Among the other characters of this ripping yarn are the people missing from Moby Dick, the women, and they are fantastic (often in both senses). Mavis is the intrepid girl Friday, but also good in a fight, while Misha is the housekeeper who can manage monsters as well. Arabella Dromen is the wealthy sponsor of the expeditionary rescue who also writes events into being in an opium fog. The manticore too is female, with blue eyes, bobbing curls, poisonous sting and mellifluous iambic speech. My favourite, though, is Mrs Pease, the elderly lady who handles the newspaper files that are really so much more, a kind of magical internet over which she holds sway. Harrow thinks of it, and her, as ‘the memory of New York City’ and Arabella imagines ‘that this is what happens when we conjure a memory. Everybody has a Mrs. Pease behind their eyes’.
For this is also a book about writing, about books, about the power of words. Harrow, unwilling to take chances unless they will result in good copy, realizes as he becomes embroiled in daring battles ‘how dangerous it was to keep company with the characters from books’. And that is what he, and every reader, does: however much the narrator claims that he’s ‘along only to record the events,’ he becomes part of the story, and the story becomes part of him. As a fantasy, the characters shape events through their writing about them, although our stories do indeed shape how we act, so it is also true of the real world. Arabella notes that ‘Every so often there are episodes where a confluence of fictions come together to shape reality’: she does it, the manticore does it, Malbaster does it, Harrow does it and, inevitably, Ford does it, in guiding us to see the world according to his vision.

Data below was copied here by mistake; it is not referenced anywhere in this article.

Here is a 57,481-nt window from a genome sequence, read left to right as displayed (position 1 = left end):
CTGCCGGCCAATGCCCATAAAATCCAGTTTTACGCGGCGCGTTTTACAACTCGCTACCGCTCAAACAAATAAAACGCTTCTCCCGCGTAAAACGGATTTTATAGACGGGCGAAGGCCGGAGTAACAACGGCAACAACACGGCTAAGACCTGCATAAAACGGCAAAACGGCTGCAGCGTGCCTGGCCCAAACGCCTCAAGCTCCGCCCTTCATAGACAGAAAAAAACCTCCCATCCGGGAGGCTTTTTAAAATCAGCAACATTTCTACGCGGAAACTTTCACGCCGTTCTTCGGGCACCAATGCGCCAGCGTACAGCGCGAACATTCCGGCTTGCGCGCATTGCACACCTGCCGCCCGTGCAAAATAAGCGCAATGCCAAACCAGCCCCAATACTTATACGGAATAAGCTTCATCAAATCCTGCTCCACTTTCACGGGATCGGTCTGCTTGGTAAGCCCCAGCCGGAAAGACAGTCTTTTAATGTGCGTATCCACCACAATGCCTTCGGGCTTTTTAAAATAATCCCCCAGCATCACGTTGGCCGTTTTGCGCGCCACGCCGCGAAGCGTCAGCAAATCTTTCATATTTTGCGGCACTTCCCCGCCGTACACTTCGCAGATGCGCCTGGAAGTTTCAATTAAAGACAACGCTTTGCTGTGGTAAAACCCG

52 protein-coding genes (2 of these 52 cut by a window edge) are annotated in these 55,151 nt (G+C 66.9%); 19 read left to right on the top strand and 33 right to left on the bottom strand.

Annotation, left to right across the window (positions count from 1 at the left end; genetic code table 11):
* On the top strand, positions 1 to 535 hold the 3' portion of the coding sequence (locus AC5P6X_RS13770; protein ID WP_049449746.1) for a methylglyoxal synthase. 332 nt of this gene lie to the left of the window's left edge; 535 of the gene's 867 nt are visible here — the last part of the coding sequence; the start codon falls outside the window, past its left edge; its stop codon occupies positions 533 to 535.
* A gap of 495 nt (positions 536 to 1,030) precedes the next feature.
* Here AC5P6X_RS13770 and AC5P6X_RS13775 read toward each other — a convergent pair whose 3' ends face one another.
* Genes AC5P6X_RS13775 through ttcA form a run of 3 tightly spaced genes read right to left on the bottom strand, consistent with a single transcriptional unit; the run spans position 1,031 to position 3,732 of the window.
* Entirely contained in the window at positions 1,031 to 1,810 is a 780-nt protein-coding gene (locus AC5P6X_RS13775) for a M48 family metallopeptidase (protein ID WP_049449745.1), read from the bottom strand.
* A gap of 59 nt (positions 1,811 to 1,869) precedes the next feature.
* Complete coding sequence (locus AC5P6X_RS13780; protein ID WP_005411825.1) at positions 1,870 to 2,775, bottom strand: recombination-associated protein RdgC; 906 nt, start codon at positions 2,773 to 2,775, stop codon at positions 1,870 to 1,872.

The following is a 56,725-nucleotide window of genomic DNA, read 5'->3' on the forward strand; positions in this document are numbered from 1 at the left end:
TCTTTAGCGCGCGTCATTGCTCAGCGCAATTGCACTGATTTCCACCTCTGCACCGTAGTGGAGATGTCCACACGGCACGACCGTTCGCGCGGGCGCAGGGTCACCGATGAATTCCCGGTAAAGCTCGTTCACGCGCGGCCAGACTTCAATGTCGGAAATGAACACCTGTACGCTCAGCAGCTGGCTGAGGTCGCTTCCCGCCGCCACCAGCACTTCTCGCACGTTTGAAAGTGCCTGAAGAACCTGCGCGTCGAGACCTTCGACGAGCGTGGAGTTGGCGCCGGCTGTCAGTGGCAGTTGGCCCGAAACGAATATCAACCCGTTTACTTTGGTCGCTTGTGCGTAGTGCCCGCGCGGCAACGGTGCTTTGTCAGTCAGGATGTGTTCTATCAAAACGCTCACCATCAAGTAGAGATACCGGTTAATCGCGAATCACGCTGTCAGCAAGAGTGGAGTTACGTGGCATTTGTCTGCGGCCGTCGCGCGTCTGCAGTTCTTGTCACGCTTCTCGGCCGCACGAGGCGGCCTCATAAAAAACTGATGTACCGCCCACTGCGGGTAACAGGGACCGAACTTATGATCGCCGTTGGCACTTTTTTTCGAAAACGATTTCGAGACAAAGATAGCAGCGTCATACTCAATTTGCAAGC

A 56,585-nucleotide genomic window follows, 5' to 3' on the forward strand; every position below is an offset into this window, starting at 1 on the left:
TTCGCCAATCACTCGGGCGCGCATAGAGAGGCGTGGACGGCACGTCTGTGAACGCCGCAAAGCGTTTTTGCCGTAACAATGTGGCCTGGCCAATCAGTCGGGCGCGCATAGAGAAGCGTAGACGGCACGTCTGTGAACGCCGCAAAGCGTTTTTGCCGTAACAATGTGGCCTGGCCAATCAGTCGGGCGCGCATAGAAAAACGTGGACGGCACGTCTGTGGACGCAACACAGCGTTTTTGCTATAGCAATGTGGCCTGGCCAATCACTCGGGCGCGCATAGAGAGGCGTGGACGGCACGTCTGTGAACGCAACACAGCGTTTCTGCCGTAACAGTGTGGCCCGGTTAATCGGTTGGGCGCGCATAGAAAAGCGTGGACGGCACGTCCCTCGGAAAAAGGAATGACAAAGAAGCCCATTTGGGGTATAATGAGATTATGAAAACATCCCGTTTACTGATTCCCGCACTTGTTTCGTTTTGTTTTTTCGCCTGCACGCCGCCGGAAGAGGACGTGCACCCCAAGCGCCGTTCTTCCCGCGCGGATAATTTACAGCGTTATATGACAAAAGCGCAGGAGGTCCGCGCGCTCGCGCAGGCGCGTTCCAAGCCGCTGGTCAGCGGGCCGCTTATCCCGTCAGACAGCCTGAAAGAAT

It is a dark vision, one shaped by the contemporary resurgence of xenophobic isolationism. ‘Ignorance is the handmaiden of Wonder,’ says Harrow’s boss, a master of the epigram, making one wonder if New York City of the first half of the nineteenth century might be the ‘before’ suggested by the motto ‘Make America Great Again’. We learn that the evil Malbaster and his gang, the Jolly Host, are ‘Nativists – they want to get rid of colored and Catholic’ as well as other immigrants. Malbaster seems quite clearly modeled on our present nativist with the Pale King Toad’s ‘demand of strict allegiance, his dim encompassing philosophy, his childlike messages of “Me First,” and a quest for the reclamation of white Protestant superiority that had never gone missing’. But he is also an accurate representation of attitudes circulating in nineteenth-century New York.
Ford hews carefully to the history of New York here, placing Daggoo, now named Mardi, in the historical Seneca Village, ‘a settlement of African American farmers’ later destroyed to make way for Central Park, and showing how John Jacob Astor also made money importing opium from China. In the notes that follow the text of the novel, Ford discusses how he used a map of the city from 1850 to describe where his characters wandered, ‘a kind of talisman that allowed me to daydream more deeply into the fiction’.
Ahab’s Return succeeds on all levels, from ripping yarn to historical fiction. To have imitated his source novel in epic sweep, metaphorical grandeur, and thundering rhetoric would have diminished both source and sequel. Looking instead to Melville’s sources in sensationalist tabloids was a brilliant decision in our present moment of fake news and sensationalist governance. This is the most satisfying novel I have read this year, thought-provoking, beautifully written, and fun.